The Internet and space exploration are two of the most influential frontiers of modern science and technology. Using a network of fiber optic lines, and now satellites, the Internet allows people all across the world to instantaneously access and share massive amounts of data. The Internet allows for online banking, shopping, music and movies, location and mapping, as well as scientific research and education from first grade to online phd courses. As space exploration efforts continue to expand, many feel that it is necessary to extend Internet connectivity to the people and devices taking part in that journey.
Internet connectivity in space began with the implementation of the Iris program by the United States Armed Forces. The Iris program allows soldiers in remote regions throughout the world to communicate with their superiors. Following the implementation of this program in 2009, the next logical step for the U.S. government was to expand this new connectivity to astronauts as well. In January of 2010, astronauts on the International Space Station sent the first Twitter tweets from space.
Internet connectivity from space is becoming more of an issue as space travel is becoming increasingly privatized. With the retirement of the shuttle program, NASA has signed a contract with the private company SpaceX. This private venture has already launched the first private spacecraft, which has successfully docked with the International Space Station.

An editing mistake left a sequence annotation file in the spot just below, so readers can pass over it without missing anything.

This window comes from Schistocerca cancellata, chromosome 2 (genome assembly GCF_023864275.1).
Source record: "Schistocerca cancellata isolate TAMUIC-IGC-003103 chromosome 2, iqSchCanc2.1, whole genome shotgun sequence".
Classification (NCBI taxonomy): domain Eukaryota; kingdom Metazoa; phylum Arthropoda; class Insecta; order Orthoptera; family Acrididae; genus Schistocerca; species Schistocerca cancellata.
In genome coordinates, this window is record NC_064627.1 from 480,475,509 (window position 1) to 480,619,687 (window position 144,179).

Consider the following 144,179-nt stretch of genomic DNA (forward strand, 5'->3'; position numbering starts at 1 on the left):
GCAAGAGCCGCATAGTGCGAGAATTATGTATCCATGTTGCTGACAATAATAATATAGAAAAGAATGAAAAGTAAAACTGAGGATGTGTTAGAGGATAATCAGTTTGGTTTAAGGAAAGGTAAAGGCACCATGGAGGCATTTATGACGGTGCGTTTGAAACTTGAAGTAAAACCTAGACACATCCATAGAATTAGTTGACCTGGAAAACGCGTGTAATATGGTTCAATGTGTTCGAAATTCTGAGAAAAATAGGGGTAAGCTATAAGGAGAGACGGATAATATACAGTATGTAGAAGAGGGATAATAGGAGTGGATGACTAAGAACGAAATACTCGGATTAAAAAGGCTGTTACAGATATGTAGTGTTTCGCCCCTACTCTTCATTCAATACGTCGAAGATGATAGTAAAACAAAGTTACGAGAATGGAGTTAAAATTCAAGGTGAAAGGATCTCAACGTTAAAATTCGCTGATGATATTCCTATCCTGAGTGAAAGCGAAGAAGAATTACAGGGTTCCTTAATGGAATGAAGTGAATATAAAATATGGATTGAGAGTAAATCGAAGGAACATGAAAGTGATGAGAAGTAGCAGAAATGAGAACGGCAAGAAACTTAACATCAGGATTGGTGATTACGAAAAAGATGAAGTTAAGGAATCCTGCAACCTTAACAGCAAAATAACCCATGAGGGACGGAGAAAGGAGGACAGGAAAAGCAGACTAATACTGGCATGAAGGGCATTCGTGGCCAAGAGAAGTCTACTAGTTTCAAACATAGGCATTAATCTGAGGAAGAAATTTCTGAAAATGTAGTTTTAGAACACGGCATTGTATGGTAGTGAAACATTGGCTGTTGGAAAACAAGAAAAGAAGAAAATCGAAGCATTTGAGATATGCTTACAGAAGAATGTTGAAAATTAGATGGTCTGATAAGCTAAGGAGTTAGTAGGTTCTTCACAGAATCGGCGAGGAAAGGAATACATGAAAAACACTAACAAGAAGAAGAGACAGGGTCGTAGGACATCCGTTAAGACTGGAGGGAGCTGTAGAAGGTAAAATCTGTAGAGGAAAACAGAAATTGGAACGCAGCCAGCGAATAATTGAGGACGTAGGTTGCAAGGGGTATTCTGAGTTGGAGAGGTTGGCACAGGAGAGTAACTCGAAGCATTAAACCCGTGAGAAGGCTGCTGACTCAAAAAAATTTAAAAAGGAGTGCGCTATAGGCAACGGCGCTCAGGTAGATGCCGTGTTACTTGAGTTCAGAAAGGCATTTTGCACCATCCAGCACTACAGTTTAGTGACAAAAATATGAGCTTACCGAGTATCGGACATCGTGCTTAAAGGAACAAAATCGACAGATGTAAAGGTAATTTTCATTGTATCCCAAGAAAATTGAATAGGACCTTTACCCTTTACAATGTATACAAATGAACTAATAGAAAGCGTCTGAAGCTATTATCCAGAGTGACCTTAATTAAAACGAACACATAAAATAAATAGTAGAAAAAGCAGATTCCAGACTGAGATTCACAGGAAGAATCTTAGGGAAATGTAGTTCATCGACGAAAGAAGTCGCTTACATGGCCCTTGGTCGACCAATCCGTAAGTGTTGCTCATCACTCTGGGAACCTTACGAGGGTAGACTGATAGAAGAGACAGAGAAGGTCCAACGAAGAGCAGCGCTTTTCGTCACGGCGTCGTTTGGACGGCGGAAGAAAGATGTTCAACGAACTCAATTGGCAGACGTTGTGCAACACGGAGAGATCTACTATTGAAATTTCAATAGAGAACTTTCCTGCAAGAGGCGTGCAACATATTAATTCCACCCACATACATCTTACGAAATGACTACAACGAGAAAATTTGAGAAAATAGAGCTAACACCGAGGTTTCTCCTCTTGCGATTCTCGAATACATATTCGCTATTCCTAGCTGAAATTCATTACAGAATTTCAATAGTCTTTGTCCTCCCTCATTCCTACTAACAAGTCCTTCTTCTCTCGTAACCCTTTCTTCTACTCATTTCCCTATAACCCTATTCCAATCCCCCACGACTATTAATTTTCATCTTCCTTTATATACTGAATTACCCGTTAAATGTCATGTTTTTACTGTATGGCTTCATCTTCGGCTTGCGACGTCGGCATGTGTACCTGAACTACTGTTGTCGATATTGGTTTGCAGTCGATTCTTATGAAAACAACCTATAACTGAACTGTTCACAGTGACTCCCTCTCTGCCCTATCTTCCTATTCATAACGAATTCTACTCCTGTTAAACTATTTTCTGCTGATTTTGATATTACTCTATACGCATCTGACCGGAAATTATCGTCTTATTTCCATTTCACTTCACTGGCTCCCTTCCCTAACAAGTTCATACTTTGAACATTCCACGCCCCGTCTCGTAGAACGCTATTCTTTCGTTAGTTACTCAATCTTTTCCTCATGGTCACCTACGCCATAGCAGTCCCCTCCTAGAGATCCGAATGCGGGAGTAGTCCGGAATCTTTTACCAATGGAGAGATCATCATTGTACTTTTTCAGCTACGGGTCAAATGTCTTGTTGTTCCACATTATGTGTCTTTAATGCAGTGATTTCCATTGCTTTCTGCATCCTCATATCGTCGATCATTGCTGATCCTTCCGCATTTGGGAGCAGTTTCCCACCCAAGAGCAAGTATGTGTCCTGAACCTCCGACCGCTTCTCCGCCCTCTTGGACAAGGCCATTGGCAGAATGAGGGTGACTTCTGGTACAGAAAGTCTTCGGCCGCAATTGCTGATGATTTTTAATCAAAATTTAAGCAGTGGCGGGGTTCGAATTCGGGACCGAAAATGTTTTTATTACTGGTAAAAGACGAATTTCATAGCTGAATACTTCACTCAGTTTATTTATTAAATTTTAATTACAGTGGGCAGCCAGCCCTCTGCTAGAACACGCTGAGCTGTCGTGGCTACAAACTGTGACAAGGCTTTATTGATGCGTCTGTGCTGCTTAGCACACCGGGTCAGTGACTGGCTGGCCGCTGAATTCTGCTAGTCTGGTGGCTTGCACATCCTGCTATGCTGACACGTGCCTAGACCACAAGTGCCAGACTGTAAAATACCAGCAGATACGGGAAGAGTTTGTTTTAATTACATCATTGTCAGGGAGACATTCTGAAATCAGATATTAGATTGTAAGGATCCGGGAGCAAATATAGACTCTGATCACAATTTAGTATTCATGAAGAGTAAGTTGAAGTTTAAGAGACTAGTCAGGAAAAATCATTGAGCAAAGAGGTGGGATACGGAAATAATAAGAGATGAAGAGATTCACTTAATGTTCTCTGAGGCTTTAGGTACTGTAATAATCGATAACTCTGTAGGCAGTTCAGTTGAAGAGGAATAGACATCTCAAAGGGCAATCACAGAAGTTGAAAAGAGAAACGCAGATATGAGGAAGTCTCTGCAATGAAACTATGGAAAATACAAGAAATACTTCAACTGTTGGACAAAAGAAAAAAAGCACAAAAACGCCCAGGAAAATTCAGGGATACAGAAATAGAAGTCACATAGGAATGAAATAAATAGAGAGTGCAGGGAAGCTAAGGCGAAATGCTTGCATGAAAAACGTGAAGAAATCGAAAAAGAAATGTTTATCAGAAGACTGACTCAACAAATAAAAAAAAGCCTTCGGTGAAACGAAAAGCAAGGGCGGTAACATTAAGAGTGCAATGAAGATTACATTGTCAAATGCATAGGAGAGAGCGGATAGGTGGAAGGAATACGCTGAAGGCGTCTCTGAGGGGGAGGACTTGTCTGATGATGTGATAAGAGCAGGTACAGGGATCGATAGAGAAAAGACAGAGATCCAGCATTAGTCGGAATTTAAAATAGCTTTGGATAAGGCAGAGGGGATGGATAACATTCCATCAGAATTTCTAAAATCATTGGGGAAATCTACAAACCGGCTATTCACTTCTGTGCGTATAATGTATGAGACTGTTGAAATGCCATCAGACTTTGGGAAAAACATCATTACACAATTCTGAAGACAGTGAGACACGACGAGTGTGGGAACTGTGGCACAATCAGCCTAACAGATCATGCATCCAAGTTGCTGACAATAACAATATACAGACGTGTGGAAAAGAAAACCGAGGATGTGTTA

However, this is only the first step in the privatization of space flight. Other companies, such as Virgin Galactic, are working on creating an entirely new tourism industry, soon to be known as space tourism. Virgin Galactic, for instance, has plans to use its state-of-the-art spacecraft technology to send people into space for the sheer fun of it. These trips will start as orbital sojourns, but the company hopes to reach out beyond that and even start sending vacationers to the moon and beyond. Teaming up with Virgin Galactic, adult entertainment giant Playboy even plans to have a club in space soon. Add to these initiatives the plans that have been made by a group of famous investors who intend to start mining asteroids, and one can get a picture of how space is gradually becoming becoming the realm of private industry. And it is of course expected that such ventures would require Internet connectivity in space, and it seems that they will have it.
To facilitate the economic transfer of people and materials between the planet’s surface and space, some have suggested the use of a space elevator, a space station connected directly to the planet’s surface with a tether. This would allow people and materials to go up and down with the use of electric motors instead of rocket propellant. Even though a number of technical barriers still exist, most experts feel that the construction of such a structure is an essential step in the expansion of privatized ventures into space because of increased efficiency and safety. If and when the space elevator is created, the people on the station will most likely want to be connected to the Internet for the same reasons they do on Earth.
As humans reach out farther and farther into space, communications will always be a challenging problem. Even between Earth and Mars, the lag in time that it takes for radio waves to span that distance can make for awkward delays in conversations. However, technology will continue to develop, and humans will continue to adapt. One step after another, we will continue to press outward and upward and we will find ways of maintaining communication as we do so.